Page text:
What’s most interesting to me about the recent rediscovery of massive data harvesting on A-connecting-B internet sites is the larger question of how to gather and use data in a safer and more responsible way, and not what the immediate repercussions of these sudden revelations may be, e.g., the wholesale slaughter of the purveyors of these websites by that particularly horrible of horribles — “regulatory overreach.”

This strikes me as a three-part analysis, which I want to briefly lay out because I think it will likely serve as a framework for later posts, particularly posts on the question of whether data harvesting in a safe and ethical way — “protected” data harvesting — can be applied to startups and entrepreneurship, where companies succeed or fail depending upon the flow of data between the team members and, therefore, the need for better control/flow of data is particularly acute.



IBM Poster, “See Everything With Punch Cards” — See, e.g., “IBM And Its Subsidiaries And The Holocaust” (AHRP see also Jewish Virtual Library — The Nazi Party: IBM & “Death’s Calculator”).

As to Part I, as a threshold question we need to decide whether to accept or reject the idea that massive data harvesting is a good thing, not necessarily in general, but certainly for particularized ends.  This isn’t a trivial point, because the history of massive data gathering about people isn’t a happy one, and these bad facts can’t be dismissed as something from purely antediluvian times.  See, for example, the interesting (!) history of IBM’s involvement with Hitler’s final solution, where IBM provided the punch card machines and system for gathering the eugenic data on the human populations under Germany’s dominion, and much else besides — note this history intimately (and ironically?) involves IBM’s chief Thomas Watson, whose name is now given to IBM’s major product, the “Watson” AI system.  See Wikipedia — IBM And The Holocaust.

Now on the other hand, data gathering can have very useful purposes, a point that’s emphasized when trying to deal with pandemics or solving human wants and so on.  In 2002 I wrote an article arguing that DNA testing could be used for the admirable purpose of establishing identity — “ethnicity” but without the negative eugenic trappings that latter term invokes.  See Journal of Biolaw and Business — Bioethics and the commodification of biotechnology.  At the time the reviewers forced me to add a large number of declamatory statements about the dangers of such testing, but of course now you can’t go an hour without seeing ads for this kind of datagathering on the Teevee.  In other words, times change and some datagathering turns out to be more benign than we thought (although see NY Post — Schumer Warns About DNA Testing and other, far more erudite citations).

The conclusion we can draw is that datagathering of people data is a balancing act, one that weighs positive results again the loss of privacy and abuse of the data.  Hardly a surprising statement, but again it’s rather revelatory in light of advances in computers and AI and non-regulation of A-connecting-B websites (Facebook, Google, etc.), all of which have enabled data collection far beyond what we imagined when we first embraced the internet.  Give it the moniker “extreme data-gathering” if you like.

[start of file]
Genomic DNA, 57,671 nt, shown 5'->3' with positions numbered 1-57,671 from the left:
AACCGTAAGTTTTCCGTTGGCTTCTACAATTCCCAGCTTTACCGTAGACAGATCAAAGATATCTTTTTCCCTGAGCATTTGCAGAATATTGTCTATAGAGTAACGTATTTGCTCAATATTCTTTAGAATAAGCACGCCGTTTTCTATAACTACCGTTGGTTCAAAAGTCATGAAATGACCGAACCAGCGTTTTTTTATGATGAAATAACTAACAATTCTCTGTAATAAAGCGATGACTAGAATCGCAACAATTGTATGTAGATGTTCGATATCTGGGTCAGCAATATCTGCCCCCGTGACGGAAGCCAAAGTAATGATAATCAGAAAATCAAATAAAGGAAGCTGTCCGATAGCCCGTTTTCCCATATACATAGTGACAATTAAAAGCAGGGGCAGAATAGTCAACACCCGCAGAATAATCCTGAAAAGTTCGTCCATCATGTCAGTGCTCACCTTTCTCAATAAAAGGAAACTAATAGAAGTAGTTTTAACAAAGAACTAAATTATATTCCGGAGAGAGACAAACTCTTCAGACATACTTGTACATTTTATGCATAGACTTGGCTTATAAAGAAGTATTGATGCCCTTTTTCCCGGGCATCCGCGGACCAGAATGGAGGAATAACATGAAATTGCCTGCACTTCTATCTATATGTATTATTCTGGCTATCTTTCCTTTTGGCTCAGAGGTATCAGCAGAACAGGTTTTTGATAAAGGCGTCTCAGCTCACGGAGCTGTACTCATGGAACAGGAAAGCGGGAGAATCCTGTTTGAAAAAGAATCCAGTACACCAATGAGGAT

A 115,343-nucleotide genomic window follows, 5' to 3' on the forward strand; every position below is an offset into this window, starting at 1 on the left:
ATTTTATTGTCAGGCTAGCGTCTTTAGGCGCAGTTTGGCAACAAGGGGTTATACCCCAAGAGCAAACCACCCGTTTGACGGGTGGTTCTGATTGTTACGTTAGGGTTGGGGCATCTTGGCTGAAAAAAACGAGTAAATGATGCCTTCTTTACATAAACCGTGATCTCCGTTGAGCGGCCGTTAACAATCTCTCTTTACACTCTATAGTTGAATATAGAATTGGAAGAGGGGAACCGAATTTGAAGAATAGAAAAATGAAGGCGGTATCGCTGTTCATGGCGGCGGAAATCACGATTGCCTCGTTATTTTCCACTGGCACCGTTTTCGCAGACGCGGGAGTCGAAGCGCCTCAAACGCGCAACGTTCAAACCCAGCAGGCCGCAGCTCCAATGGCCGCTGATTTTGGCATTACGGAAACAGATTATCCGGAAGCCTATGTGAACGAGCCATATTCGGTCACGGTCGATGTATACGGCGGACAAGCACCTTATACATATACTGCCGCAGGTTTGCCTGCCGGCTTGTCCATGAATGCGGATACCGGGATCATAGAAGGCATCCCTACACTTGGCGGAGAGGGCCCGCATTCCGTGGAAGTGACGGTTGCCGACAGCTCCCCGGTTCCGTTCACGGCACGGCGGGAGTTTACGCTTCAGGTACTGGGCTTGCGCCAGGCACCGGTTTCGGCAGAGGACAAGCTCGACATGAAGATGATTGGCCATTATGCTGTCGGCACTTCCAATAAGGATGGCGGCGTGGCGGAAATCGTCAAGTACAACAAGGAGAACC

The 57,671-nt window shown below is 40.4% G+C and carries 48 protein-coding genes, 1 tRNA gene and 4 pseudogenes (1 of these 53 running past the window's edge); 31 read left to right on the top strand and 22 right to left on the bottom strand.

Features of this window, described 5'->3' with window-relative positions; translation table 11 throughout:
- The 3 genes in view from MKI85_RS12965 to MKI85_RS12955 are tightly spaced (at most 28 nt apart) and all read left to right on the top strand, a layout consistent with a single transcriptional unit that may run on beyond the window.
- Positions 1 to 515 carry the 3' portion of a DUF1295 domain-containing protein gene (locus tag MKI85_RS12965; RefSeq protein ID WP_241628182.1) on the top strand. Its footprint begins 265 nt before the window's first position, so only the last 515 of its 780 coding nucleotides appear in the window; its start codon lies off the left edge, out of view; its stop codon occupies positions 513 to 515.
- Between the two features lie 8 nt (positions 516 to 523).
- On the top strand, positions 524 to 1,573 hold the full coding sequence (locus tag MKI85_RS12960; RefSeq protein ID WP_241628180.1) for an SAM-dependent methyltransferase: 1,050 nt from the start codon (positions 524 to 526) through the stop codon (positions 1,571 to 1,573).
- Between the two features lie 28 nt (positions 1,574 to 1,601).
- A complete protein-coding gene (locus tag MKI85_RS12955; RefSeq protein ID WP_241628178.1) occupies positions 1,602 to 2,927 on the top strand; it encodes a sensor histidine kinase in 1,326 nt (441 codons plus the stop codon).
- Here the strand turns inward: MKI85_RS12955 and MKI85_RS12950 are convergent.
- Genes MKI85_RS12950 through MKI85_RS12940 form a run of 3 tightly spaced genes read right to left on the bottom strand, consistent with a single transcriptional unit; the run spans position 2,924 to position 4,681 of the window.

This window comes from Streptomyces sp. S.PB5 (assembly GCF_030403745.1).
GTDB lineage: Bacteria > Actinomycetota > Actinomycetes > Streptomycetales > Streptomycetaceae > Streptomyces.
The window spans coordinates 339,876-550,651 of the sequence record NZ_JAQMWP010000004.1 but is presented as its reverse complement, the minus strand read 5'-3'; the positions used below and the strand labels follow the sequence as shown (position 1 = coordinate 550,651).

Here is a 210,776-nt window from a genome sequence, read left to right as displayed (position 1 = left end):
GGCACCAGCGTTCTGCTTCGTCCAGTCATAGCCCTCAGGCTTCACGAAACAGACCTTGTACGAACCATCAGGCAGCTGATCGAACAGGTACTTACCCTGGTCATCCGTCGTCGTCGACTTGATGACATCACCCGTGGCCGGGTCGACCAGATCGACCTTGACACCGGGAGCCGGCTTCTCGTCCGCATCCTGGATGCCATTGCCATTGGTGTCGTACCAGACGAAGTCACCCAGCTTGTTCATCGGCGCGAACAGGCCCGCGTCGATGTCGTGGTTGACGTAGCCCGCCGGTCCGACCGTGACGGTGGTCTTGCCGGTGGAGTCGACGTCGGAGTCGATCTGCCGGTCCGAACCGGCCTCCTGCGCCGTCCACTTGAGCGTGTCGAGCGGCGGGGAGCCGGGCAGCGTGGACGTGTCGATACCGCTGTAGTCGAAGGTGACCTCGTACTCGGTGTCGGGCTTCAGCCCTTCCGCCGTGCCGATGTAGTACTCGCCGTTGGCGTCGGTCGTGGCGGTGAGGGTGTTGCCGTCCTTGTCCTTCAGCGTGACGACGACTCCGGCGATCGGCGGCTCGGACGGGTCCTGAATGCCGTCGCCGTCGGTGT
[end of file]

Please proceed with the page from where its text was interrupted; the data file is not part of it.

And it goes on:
Given this balancing act, consider the Part II question to be: how do we ensure appropriate privacy?  Easy question to ask, hard question to resolve, and I’m certainly not claiming superhuman abilities in this regard.

That said, here’s a three-part division of possibilities: 1) rely on regulatory solutions; 2) rely on technology solutions; and, 3) stop harvesting data.

Since this post is already rather long, I’ll defer the discussion of these alternatives to a separate upcoming discussion.

An Introduction To “Teamspace”

In previous posts I discussed the MVP-VOC-pivot cycle that the lean-startups model uses, a model in which 1) you assume you don’t understand what customers want, but that 2) you can get to that understanding by implementing a “Minimum Viable Product” (“MVP”) that 3)  you then test against the Voice-of-Customer (“VOC”) and 4) change (pivot) as a result, with 5) this process repeated until you obtain a good product-customer fit.

Before I go on to more discussions about products and markets, I want to take a minute to point out that this MVP-VOC-pivot cycle is applicable not just to products but also to teams, and that just as there’s a pivotspace for products, there’s also one for teams — call it “teamspace.”

Consider the two-member team of co-equals in the illustration (see Spider Monkeys), the smallest team configuration there is.  If the operant theory is that a startup doesn’t understand its product until it tests a minimal implementation (MVP) against the market, why not apply the same theory to the team configuration, and assume there will be a first “Minimum Viable Team” (“MVT”) that will succeed more or less well and, as a result, will be quickly reconfigured to a different MVT, say MVT2, and so on.


There’s a reason I’m introducing this concept, and a very particular reason I’m introducing it early — startups succeed or fail based mostly on the team and how well it executes, and not on the technology, no matter how cool.  And therefore it’s critical to pay at least as much attention to the evolution of the team as it pivots through teamspace as it is to track how a product evolves through product pivotspace.